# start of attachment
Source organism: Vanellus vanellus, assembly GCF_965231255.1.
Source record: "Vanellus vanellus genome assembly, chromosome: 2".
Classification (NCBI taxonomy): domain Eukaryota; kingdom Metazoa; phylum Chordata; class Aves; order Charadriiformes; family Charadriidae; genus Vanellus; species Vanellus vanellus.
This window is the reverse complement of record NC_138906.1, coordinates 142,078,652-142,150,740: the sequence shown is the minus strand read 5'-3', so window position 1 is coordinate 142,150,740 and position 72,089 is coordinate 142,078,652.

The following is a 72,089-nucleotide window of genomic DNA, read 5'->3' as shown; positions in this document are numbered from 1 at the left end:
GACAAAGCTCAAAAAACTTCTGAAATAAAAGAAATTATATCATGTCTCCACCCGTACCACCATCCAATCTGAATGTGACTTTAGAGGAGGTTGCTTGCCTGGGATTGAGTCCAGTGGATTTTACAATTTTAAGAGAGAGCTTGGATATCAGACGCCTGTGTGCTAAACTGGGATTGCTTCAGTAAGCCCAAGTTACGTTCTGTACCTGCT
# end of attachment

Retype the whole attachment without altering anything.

Source organism: Vanellus vanellus, assembly GCF_965231255.1.
Source record: "Vanellus vanellus genome assembly, chromosome: 2".
Classification (NCBI taxonomy): domain Eukaryota; kingdom Metazoa; phylum Chordata; class Aves; order Charadriiformes; family Charadriidae; genus Vanellus; species Vanellus vanellus.
This window is the reverse complement of record NC_138906.1, coordinates 142,078,652-142,150,740: the sequence shown is the minus strand read 5'-3', so window position 1 is coordinate 142,150,740 and position 72,089 is coordinate 142,078,652.

The following is a 72,089-nucleotide window of genomic DNA, read 5'->3' as shown; positions in this document are numbered from 1 at the left end:
GACAAAGCTCAAAAAACTTCTGAAATAAAAGAAATTATATCATGTCTCCACCCGTACCACCATCCAATCTGAATGTGACTTTAGAGGAGGTTGCTTGCCTGGGATTGAGTCCAGTGGATTTTACAATTTTAAGAGAGAGCTTGGATATCAGACGCCTGTGTGCTAAACTGGGATTGCTTCAGTAAGCCCAAGTTACGTTCTGTACCTGCT